"Whenever I go into a restaurant, I order both a chicken and an egg to see which comes first"

Saturday, December 21, 2019

Christmas Dinner – Grand Guignol At Its Operatic Best

Aunt Leona  prepared a great feast every Christmas. Her entire family – sisters, brothers, cousins, nieces and nephews – were always delighted with her lasagna, roasted peppers, ham, eggplant parmigiana, and ricotta pies.  Her sisters insisted on contributing, but since Esther was a can-of-this-can-of-that cook who served take out frozen turkey dinners; and since Margaret was a minimalist long before Rene Redzepi, more interested the presentation of her single-sourced beans and trimmed rabbit than anything suitable for fifteen hungry eaters, Angie politely refused.  The offer-refuse-offer-refuse ballet was part of the Season; the sisters expected it; and danced it just like they did when seconds on corn fritters were offered, refused, and offered again.   So Angie did everything herself, cooking for days before Christmas, tired when the day finally came, but happy to bask in the appreciative oohs and ahs after each sumptuous dish and before every new course.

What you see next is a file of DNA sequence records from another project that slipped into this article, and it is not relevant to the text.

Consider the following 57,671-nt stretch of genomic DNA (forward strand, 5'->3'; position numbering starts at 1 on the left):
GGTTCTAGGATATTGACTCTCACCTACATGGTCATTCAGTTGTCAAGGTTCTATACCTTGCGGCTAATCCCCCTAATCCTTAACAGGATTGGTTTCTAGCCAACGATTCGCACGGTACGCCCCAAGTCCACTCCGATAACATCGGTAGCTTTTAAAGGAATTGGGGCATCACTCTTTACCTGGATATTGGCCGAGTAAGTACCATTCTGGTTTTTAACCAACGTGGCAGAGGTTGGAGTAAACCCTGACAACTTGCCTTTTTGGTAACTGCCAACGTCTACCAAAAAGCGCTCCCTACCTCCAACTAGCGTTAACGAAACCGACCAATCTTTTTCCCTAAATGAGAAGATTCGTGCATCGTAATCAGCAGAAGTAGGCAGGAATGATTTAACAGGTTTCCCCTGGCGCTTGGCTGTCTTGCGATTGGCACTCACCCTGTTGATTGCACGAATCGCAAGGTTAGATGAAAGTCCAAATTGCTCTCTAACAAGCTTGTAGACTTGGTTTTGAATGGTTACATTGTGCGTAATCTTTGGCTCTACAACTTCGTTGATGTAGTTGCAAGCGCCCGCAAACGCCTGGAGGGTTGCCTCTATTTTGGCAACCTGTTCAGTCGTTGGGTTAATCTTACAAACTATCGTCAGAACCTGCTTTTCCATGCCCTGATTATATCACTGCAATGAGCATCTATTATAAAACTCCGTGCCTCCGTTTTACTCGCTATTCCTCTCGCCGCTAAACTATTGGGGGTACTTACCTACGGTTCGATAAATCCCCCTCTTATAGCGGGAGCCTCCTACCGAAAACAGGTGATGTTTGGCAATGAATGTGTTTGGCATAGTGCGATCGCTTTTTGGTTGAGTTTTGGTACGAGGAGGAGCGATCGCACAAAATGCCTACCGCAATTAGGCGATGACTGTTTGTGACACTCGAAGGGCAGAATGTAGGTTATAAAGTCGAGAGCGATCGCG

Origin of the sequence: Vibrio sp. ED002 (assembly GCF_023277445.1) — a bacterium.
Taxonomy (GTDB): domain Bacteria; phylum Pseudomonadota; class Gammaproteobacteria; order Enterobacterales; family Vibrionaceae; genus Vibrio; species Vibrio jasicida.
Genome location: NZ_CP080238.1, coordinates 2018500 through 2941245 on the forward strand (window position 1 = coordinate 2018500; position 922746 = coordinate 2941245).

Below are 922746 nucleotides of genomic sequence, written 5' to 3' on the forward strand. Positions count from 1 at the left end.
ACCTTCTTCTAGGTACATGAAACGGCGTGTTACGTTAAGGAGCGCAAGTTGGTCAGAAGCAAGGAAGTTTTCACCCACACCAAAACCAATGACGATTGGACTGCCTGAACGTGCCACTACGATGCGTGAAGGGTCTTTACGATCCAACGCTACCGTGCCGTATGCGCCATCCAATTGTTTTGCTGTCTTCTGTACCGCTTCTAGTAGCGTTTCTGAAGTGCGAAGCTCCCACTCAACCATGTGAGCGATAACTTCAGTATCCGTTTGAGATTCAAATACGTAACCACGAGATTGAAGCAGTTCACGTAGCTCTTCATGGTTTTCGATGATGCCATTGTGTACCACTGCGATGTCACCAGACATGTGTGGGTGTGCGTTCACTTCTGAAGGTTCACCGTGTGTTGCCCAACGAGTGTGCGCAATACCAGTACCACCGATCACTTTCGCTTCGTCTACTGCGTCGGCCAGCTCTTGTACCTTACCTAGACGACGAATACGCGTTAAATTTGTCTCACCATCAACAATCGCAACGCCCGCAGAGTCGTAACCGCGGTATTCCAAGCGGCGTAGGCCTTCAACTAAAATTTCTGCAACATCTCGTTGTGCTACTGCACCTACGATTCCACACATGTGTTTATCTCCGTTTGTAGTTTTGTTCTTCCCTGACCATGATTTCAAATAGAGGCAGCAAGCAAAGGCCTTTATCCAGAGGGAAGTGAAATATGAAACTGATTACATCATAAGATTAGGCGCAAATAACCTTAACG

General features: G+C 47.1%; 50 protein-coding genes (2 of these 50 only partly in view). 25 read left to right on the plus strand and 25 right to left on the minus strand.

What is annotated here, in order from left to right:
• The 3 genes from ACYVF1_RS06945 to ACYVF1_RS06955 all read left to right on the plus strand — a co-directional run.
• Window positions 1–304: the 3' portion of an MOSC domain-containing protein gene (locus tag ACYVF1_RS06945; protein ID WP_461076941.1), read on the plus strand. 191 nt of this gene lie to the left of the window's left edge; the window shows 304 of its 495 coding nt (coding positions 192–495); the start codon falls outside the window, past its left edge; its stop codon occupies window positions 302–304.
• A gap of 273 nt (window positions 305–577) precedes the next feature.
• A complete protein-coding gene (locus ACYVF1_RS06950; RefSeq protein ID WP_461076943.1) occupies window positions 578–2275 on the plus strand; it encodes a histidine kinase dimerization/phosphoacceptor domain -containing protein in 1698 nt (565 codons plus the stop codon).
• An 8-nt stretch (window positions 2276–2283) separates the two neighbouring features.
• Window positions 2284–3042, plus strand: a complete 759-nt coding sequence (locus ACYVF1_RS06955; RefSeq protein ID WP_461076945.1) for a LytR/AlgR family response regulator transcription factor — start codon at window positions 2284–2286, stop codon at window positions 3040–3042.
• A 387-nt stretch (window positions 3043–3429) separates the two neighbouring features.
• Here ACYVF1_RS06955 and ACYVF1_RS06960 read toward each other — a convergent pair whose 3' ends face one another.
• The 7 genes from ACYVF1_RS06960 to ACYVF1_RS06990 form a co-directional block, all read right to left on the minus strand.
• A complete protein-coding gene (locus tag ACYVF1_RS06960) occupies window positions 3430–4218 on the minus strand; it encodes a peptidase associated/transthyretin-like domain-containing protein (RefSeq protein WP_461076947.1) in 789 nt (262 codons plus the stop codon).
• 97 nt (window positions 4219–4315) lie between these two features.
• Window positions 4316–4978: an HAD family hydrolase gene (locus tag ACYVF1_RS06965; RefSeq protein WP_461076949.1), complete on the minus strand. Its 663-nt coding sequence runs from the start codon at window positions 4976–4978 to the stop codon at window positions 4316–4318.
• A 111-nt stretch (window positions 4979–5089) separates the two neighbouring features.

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‘The cousins’, Leona’s nephews by an older brother, spoiled, alternately tolerated and ignored, and therefore nasty, contradictory creatures, were responsible for putting up the tree.  Each year they hacked the nursery’s clean cut ragged, jammed the tree into its stand, loose and barely moored, listing both port and starboard depending on the settling of the house, and threw the ornaments willy-nilly on the few branches that had not been damaged by the brooding cousins’ manhandling.  Uncle Albert strung the lights, his job every Christmas, and he did it carefully in geometrically perfect circumferences around the cracked reindeer, scratched balls, and scruffy, dented Santa Clause ornaments.  No one had checked the lights beforehand, so the lighting of the tree was anticlimactic since half of them were dead and half of the other half flickering or intermittent.